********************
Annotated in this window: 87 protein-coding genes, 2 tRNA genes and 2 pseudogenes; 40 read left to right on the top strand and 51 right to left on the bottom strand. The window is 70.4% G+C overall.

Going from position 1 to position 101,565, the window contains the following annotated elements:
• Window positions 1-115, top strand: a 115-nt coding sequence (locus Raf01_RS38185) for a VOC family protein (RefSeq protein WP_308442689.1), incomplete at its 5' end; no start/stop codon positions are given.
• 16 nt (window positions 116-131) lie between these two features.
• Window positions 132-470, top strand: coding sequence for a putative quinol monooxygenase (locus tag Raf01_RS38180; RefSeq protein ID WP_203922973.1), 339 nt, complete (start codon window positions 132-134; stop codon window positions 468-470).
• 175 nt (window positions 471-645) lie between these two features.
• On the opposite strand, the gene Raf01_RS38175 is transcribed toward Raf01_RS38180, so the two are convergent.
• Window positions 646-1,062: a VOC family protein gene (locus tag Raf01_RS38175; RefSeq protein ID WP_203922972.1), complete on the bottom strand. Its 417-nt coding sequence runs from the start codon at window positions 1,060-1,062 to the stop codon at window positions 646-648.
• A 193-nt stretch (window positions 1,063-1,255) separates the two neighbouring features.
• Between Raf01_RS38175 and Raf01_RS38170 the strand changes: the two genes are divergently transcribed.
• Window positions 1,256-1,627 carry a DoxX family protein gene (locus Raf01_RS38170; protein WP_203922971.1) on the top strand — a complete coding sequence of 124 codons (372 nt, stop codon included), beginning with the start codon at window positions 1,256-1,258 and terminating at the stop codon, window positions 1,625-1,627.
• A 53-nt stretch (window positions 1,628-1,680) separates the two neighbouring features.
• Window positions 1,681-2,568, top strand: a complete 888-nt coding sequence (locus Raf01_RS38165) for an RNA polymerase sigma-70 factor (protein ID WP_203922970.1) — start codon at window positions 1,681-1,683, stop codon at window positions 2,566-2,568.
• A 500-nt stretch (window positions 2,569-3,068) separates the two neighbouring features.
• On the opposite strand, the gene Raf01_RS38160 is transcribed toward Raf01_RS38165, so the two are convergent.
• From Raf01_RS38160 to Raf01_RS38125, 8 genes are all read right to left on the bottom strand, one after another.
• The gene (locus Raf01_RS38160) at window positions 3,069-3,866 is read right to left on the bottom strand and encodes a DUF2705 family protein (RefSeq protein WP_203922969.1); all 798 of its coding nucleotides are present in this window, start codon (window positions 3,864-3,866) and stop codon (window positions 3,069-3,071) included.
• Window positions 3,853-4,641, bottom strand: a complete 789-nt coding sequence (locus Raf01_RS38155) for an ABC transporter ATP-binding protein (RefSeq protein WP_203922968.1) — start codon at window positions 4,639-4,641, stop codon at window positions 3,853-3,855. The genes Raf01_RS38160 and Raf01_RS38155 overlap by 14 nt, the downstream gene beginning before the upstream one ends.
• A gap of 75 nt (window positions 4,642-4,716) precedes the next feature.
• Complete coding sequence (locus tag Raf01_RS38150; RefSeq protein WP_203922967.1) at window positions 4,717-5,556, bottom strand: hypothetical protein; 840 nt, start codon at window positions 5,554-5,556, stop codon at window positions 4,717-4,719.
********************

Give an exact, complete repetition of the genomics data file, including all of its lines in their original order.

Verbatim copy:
Annotated in this window: 87 protein-coding genes, 2 tRNA genes and 2 pseudogenes; 40 read left to right on the top strand and 51 right to left on the bottom strand. The window is 70.4% G+C overall.

Going from position 1 to position 101,565, the window contains the following annotated elements:
• Window positions 1-115, top strand: a 115-nt coding sequence (locus Raf01_RS38185) for a VOC family protein (RefSeq protein WP_308442689.1), incomplete at its 5' end; no start/stop codon positions are given.
• 16 nt (window positions 116-131) lie between these two features.
• Window positions 132-470, top strand: coding sequence for a putative quinol monooxygenase (locus tag Raf01_RS38180; RefSeq protein ID WP_203922973.1), 339 nt, complete (start codon window positions 132-134; stop codon window positions 468-470).
• 175 nt (window positions 471-645) lie between these two features.
• On the opposite strand, the gene Raf01_RS38175 is transcribed toward Raf01_RS38180, so the two are convergent.
• Window positions 646-1,062: a VOC family protein gene (locus tag Raf01_RS38175; RefSeq protein ID WP_203922972.1), complete on the bottom strand. Its 417-nt coding sequence runs from the start codon at window positions 1,060-1,062 to the stop codon at window positions 646-648.
• A 193-nt stretch (window positions 1,063-1,255) separates the two neighbouring features.
• Between Raf01_RS38175 and Raf01_RS38170 the strand changes: the two genes are divergently transcribed.
• Window positions 1,256-1,627 carry a DoxX family protein gene (locus Raf01_RS38170; protein WP_203922971.1) on the top strand — a complete coding sequence of 124 codons (372 nt, stop codon included), beginning with the start codon at window positions 1,256-1,258 and terminating at the stop codon, window positions 1,625-1,627.
• A 53-nt stretch (window positions 1,628-1,680) separates the two neighbouring features.
• Window positions 1,681-2,568, top strand: a complete 888-nt coding sequence (locus Raf01_RS38165) for an RNA polymerase sigma-70 factor (protein ID WP_203922970.1) — start codon at window positions 1,681-1,683, stop codon at window positions 2,566-2,568.
• A 500-nt stretch (window positions 2,569-3,068) separates the two neighbouring features.
• On the opposite strand, the gene Raf01_RS38160 is transcribed toward Raf01_RS38165, so the two are convergent.
• From Raf01_RS38160 to Raf01_RS38125, 8 genes are all read right to left on the bottom strand, one after another.
• The gene (locus Raf01_RS38160) at window positions 3,069-3,866 is read right to left on the bottom strand and encodes a DUF2705 family protein (RefSeq protein WP_203922969.1); all 798 of its coding nucleotides are present in this window, start codon (window positions 3,864-3,866) and stop codon (window positions 3,069-3,071) included.
• Window positions 3,853-4,641, bottom strand: a complete 789-nt coding sequence (locus Raf01_RS38155) for an ABC transporter ATP-binding protein (RefSeq protein WP_203922968.1) — start codon at window positions 4,639-4,641, stop codon at window positions 3,853-3,855. The genes Raf01_RS38160 and Raf01_RS38155 overlap by 14 nt, the downstream gene beginning before the upstream one ends.
• A gap of 75 nt (window positions 4,642-4,716) precedes the next feature.
• Complete coding sequence (locus tag Raf01_RS38150; RefSeq protein WP_203922967.1) at window positions 4,717-5,556, bottom strand: hypothetical protein; 840 nt, start codon at window positions 5,554-5,556, stop codon at window positions 4,717-4,719.